Educational Choices at the Root of the Skill Mismatch in the Labor Market
ECONOMICS | DECISION SCIENCES |

Educational Choices at the Root of the Skill Mismatch in the Labor Market

THE RESULTS OF NEW SKILLS AT WORK, A THREE YEAR PROJECT BY BOCCONI AND JP MORGAN. ACCORDING TO INTERNATIONAL STUDIES, ITALY PAYS A COST FOR THE MISMATCH BETWEEN AVAILABLE SKILLS AND MARKET DEMANDS WITH A 9% PENALTY ON WAGES. BETTER INFORMATION FOR FAMILIES COULD MAKE THE DIFFERENCE

At the root of the mismatch between labor market needs and available skills (the so-called skill mismatch) there is the choice of high school and, later, university. This is one of the most evident results of the three-year New Skills at Workanalysis, conducted by Bocconi and JP Morgan to investigate the roots of skill mismatch in the Italian labor market.
 
At an international level, it is estimated that young people in Italy, Estonia and Ireland pay the highest bill for the mismatch between the disciplinary skills acquired with education and those required by the labor market. The penalty for this type of mismatch is 9% of pay and also affects those who have the right qualification for their job. A short video (in Italian) summarizes these results. The article continues below.

 
«When choosing a high school, families and students are too focused on short-term aspects, such as student satisfaction, the necessary commitment and perceived quality of the school, and too little on long-term aspects, such as the prospects in terms of labor market or access to university», says Pamela Giustinelli, Professor of Economics at Bocconi, co-author of a study on the choice of high school.
 
The main problem seems to regard information. Given a very wide range of educational proposals, the knowledge of possible choices on the part of students and families at the beginning of the eighth grade is rather limited. The process of information-gathering also tends to focus on choices that were already the preferred alternatives at the beginning of the process. These alternatives depend very much on the socio-economic background of the families and, in part, on the results obtained by the student.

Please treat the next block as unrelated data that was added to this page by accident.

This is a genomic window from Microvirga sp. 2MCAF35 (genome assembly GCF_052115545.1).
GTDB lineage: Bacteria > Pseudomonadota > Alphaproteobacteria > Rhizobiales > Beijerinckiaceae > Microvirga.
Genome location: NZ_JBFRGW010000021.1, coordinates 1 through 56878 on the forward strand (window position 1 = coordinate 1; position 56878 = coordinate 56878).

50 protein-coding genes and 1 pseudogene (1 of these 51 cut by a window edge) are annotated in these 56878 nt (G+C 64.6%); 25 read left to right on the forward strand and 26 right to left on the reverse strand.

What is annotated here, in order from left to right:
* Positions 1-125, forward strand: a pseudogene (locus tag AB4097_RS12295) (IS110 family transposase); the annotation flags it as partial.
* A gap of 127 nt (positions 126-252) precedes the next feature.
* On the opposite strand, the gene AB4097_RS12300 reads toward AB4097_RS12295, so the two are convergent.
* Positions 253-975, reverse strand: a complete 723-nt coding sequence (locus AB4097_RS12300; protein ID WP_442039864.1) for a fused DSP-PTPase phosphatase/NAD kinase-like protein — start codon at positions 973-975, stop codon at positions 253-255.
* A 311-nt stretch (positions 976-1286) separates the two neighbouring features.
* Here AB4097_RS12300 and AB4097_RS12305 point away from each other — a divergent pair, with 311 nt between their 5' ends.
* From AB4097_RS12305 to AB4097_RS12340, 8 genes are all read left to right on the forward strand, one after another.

In particular, students in disadvantaged conditions seem to consider very few alternatives. If the initially preferred alternative is not the most suitable for the student, such a concentrated information-gathering process may prevent families from becoming aware of the most suitable alternatives.
 
«In order to make training choices more efficient, the effort should be to reach families with information on all possible study pathways and to do this as soon as possible, before the process of gathering information focused on the few preferred alternatives begins», says Prof. Giustinelli.
 
In another study of the same report, Massimo Anelli, another professor at Bocconi, analyses the university choice through a comparison with Germany, the large European country with the most similar industrial structure to Italy’s. Both countries have a much lower percentage of graduates than the rest of Europe, but in the last 15 years the unemployment of German graduates in the 25-39 age group has fluctuated between 2 and 4%, that of Italians between 8 and 13%. «One of the causes of this situation is the inadequate information on employment and salary outcomes of the different courses, which leads to a choice based solely on individual preferences for the disciplines», says Prof. Anelli.
 
In particular, Germany records many more graduates in Computer Science, Engineering, Economics and Management, while Italy doubles Germany for graduates in Social Sciences and Arts and Humanities. In a life-long prospective, graduates in the first group of disciplines earn between 70% and 100% more than the second.

by Fabio Todesco

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